A little while after giving birth, I had time to evaluate the situation and realised that if you read between the lines, what the midwife was actually saying was, "Holy shit! She's fully dilated, this baby is coming...arghghh..." Or words to that effect.
But I already knew this. I tried to tell the staff at the hospital this since I hobbled through the door, heavily contracting, a couple of hours earlier. But my voice wasn't heard, or wasn't loud enough, and I think I was immediately categorised as a 'first-time-dramatic-mom' who was no where near delivery.
But let's start at the beginning.....
It was a miserable, soaking wet April day and I was two days past my due date. I'd had a feeling that things were about to commence for around a week but no obvious physical signals had surfaced. So, at around 11pm, I toddled off to bed thinking I was probably safe for another day.
As I laid in bed, catching up with the day's activities in blogland, I suddenly felt a rush of warm liquid. I froze and quietly called out to my husband;
"Bubba....my waters have just broke". No response....
"My waters have just broke."
What followed was a rather clueless conversation about 'are you sure' and 'what do we do now'...and in the end we called the hospital, like well-behaved-first-timers, and toddled in to 'make sure it's your waters'. Durrr.
The hospital confirmed my waters had broke and that there was no meconium present. Yay.
I started to get excited waiting for the onset of my contractions and could feel my water birth getting closer and closer until...BAM! The midwife informs me that they want me to come in at 10am the next morning to be induced.
I was totally bewildered, I was lucky enough to enjoy a completely complication-free pregnancy, I was low risk, my waters had broke - I was going into labour naturally. So, huh??
But woe-betide any woman who begins the process by nature's accord. Our hospital's policy dictated that, once a woman's waters have broken, she must deliver within 72 hours. Confused, I asked;
"So I have a bit of time to get things going myself then? I was hoping to have a water birth."
To which I was told;
"You can't have a water birth if you've been induced. Come in tomorrow morning at 10am."
I was slayed and very confused. I could not comprehend why the hospital wanted to rush my baby out of my body when he had already started the process himself. Disappointed I went home to sleep on it - it just did not feel right. So, in the morning, I betrayed the hospital's request and went to see my midwife instead. I explained the situation to her and she called the hospital to try and buy me a little more time. After her discussion with the hospital she instructed me to call the hospital later in the afternoon (4pm), to go home and try and bring my labour on by having sex. Eh?! The whole argument to delivery my baby so quickly was due to the risk of infection, now that baby's barrier to the outside world had been broken - but it was ok to put THAT in there? UM?!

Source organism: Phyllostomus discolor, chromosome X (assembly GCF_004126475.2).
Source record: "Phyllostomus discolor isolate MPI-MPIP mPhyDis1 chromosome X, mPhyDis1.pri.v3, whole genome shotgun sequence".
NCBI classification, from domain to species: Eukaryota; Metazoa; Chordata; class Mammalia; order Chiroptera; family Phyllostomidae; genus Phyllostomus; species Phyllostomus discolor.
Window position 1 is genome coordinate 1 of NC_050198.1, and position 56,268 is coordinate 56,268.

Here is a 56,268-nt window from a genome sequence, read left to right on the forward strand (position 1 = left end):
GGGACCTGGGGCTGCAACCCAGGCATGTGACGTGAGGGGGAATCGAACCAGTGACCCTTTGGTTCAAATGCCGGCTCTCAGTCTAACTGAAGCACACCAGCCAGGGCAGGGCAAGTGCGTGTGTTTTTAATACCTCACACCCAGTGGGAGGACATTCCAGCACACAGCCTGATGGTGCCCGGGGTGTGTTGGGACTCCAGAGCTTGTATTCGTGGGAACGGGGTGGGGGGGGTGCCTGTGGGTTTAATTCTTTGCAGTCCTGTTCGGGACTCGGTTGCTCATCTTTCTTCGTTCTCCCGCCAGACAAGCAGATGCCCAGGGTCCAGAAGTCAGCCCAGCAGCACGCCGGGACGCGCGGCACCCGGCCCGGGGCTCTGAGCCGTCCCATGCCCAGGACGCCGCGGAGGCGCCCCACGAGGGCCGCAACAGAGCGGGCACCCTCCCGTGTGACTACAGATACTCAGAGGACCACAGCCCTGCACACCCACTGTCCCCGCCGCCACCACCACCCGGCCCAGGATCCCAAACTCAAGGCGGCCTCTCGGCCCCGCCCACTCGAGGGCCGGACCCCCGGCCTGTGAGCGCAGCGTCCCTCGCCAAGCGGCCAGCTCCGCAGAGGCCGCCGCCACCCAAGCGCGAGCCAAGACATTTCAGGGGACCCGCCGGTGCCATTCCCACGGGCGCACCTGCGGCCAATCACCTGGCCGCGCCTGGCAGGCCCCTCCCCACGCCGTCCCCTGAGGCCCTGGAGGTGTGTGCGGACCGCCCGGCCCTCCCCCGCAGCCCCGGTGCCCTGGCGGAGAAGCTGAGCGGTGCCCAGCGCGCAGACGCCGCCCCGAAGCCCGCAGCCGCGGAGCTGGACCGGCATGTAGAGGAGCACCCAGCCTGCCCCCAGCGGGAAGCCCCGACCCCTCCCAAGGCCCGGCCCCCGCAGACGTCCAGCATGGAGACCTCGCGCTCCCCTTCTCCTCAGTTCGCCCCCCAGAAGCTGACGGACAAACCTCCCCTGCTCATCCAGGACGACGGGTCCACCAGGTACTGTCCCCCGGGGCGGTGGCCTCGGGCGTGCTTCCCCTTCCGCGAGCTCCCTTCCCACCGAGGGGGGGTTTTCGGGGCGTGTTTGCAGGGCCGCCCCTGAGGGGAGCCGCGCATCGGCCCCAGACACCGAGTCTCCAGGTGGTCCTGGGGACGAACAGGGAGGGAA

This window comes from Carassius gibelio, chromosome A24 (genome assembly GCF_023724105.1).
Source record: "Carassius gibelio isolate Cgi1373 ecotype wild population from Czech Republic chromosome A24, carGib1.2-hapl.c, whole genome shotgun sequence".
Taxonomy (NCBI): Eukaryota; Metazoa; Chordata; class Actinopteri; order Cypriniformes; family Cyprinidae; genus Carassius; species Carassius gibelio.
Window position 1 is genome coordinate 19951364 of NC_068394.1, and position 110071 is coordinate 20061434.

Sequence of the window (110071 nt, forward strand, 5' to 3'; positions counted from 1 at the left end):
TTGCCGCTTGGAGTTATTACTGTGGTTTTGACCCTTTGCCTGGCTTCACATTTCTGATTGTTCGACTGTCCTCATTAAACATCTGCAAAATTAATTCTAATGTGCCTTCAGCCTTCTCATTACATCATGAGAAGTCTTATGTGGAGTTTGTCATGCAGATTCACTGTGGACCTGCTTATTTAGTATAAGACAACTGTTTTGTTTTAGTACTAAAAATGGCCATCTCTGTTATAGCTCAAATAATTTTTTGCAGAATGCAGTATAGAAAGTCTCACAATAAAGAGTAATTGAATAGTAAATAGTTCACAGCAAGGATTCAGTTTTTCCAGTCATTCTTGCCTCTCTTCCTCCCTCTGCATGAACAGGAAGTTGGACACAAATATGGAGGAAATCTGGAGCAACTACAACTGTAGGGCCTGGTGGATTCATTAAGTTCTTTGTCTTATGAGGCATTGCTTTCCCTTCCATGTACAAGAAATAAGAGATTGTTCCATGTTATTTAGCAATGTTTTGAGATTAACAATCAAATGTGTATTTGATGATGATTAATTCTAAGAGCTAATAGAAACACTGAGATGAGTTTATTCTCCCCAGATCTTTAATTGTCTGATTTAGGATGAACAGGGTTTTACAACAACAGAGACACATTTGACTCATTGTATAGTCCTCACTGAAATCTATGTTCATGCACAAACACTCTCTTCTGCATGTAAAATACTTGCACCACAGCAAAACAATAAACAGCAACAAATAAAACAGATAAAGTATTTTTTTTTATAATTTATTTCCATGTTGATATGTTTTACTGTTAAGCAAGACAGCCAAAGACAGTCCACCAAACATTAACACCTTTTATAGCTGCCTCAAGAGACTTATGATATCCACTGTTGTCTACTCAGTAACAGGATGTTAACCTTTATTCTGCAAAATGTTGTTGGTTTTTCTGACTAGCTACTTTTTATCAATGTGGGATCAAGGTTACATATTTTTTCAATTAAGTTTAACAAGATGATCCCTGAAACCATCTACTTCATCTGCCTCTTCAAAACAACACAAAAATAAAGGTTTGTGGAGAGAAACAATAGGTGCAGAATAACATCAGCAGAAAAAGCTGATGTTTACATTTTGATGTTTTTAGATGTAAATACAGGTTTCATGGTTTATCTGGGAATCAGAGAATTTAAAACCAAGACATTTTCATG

So I opted for their second suggestion. Ironing.
I ironed for four hours straight - I've never had such well laundered bed linen - and with each stroke of the iron I felt my contractions get stronger and stronger. Things were progressing well and after timing my contractions until they were 2-3 minutes apart, it was time to call the hospital back. Things were really beginning to happen and I was thrilled that my body was cracking-on with the job. I was beginning to feel hopeful that the hospital might relinquish their threat of an induction. I mean, why induce a lady who is close to established labour. Right? I was feeling positive and the chance of a water birth was creeping back into being a possibility again. After a quick call to the hospital I was told to come into hospital at 6pm.
Great! Even more time to get things going...
My midwife arrived a few minutes later and I was excited to see she that she was pregnant - so she'd understand my situation. Right? She'd empathise with my birthing desires. And to her credit she did. She knew all about my desire to have a drug-free water birth and that I wanted to avoid being induced at all reasonable costs. She knew that really all I wanted, was to be left to my own devices, as long as it was safe to do so. She got it, she was on my side. Phew. What a relief.
But hospital protocol came first and I was promptly hooked up to a fetal heart rate monitor and left, marooned on a hospital bed, for what felt like an eternity. We lay there, as instructed, watching each contraction pass by on the monitor. A quick check by the midwife after the first hour confirmed I was contracting about 3 times every 10 minutes. Good progress..I would be examined after an hour to see how many cm dilated I was....
During this time the midwives changed shift and I was presented with a new midwife; a young lady who appeared to have immediately labelled me a 'drama queen' very quickly. She wasn't interested in my birthing desires, she didn't even ask about them, and she definitely didn't believe me when I was saying that with each extra minute I laid on that bed my contractions were slowing down. In her mind I was not in labour - I was there to be induced.